|Document Type:||Journal Article|
|Title:||Toxicity of Forest Fire Retardant Chemicals to Chinook Salmon with Different Life History Strategies and Their Potential to Recover Before Seawater Entry|
|Author:||J. P. Dietrich, A. L. Van Gaest, S. A. Strickland, Greg P. Hutchinson, Alex B. Krupkin, M. R. Arkoosh|
|Journal:||Science of the Total Environment|
Long-term fire retardants are used to prevent the spread of wildland fire, but have inadvertently entered aquatic habitats and resulted in fish kills. We examined the toxicity of two fire retardant products; PHOS-CHEK 259F and LC-95A, on Chinook salmon with two different life histories, ocean-type (OT) and stream-type (ST), at different stages of their development. OT Chinook outmigrate to the ocean as subyearlings; whereas, ST salmon overwinter in freshwater and outmigrate as yearlings. OT and ST salmon were exposed to the fire retardants prior to their parr-to-smolt transformation (presmolts) as subyearlings (ST and OT) and yearlings (ST only), as well as during their transformation (smolts) as subyearlings (OT only) and yearlings (ST only). The salmon were exposed to eight concentrations of each retardant and a control for 96 hours to determine acute toxicity. Lethal concentration values were determined by logistic regression for each life history and life stage exposed to the two fire retardants. Among all life histories and life-stages tested, PHOS-CHEK 259F was most toxic to ST salmon at smolt stage and PHOS-CHEK LC-95A was most toxic to OT salmon at smolt stage. To determine the impacts of sublethal product exposures on fish health as well as for the potential of recovery, 24-hour seawater challenges were performed immediately after fire retardant exposure, as well as after a recovery period. Previous PHOS-CHEK exposure reduced survival during seawater challenge among salmon from both life histories undergoing parr-smolt transformation and was more pronounced after PHOS-CHEK LC-95A exposure. However, this delayed effect was not observed 34 or more days after either PHOS-CHEK exposure. We conclude that accidental PHOS-CHEK drops in salmon habitat that exposed fish immediately prior to seawater entry would have the most negative impact on Chinook salmon populations.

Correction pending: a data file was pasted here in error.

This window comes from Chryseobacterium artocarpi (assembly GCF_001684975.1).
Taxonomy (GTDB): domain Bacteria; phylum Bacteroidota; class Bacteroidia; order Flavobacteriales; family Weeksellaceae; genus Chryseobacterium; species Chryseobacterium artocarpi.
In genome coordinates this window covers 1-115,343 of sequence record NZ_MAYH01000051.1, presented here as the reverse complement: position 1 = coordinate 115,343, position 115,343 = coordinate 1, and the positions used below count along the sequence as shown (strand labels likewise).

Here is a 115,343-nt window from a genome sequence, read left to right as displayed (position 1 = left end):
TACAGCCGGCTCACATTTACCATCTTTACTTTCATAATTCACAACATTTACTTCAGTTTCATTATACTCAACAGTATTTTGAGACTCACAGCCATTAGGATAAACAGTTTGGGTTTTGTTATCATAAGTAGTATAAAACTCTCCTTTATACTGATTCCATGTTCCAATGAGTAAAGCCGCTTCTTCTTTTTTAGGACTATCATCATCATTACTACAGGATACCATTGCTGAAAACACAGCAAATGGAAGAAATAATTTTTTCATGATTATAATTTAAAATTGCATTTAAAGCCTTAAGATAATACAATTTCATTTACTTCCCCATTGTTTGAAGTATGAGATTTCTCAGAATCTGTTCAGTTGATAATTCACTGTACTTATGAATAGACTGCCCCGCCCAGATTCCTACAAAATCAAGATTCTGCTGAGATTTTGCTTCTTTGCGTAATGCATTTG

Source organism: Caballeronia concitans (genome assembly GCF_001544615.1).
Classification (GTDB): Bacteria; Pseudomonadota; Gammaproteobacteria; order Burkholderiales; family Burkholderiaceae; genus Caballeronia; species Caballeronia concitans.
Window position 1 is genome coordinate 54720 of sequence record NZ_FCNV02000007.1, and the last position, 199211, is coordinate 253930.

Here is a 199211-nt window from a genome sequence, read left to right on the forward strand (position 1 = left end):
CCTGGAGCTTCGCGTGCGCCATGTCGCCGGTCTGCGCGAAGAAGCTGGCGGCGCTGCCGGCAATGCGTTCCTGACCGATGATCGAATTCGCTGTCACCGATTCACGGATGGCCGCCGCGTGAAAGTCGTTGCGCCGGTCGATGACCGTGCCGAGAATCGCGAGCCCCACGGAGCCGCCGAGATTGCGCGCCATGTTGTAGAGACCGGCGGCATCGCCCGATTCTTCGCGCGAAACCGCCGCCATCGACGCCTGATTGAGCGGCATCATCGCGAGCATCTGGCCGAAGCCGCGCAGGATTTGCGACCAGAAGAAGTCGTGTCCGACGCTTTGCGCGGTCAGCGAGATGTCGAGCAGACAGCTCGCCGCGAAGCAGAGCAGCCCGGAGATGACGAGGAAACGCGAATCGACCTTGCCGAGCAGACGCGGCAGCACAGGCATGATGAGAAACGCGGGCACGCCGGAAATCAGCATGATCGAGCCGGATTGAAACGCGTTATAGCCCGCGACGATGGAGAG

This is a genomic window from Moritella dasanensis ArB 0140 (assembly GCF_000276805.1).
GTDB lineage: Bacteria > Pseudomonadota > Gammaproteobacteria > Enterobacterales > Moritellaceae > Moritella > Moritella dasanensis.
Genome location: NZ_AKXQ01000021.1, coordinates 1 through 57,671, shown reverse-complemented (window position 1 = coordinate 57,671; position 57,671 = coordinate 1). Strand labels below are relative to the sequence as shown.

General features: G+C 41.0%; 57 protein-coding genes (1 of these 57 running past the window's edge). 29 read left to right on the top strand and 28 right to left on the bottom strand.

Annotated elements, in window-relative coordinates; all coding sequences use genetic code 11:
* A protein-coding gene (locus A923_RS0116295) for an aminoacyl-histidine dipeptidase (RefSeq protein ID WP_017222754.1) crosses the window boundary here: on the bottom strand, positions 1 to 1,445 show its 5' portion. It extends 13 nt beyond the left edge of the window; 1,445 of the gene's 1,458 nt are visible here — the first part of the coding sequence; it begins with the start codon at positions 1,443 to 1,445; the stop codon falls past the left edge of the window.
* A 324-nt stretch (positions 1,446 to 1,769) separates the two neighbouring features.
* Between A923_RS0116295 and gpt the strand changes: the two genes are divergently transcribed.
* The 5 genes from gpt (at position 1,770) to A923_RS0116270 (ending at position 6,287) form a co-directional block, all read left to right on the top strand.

Toxicity of fire retardants to salmon
|Theme:||Habitats to Support Sustainable Fisheries and Recovered Populations|
Assess the impacts of toxic chemicals and other pollutants across biological scales, and identify pollution reduction strategies that improve habitat quality.
Characterize the interaction of human use and habitat distribution, quantity and quality.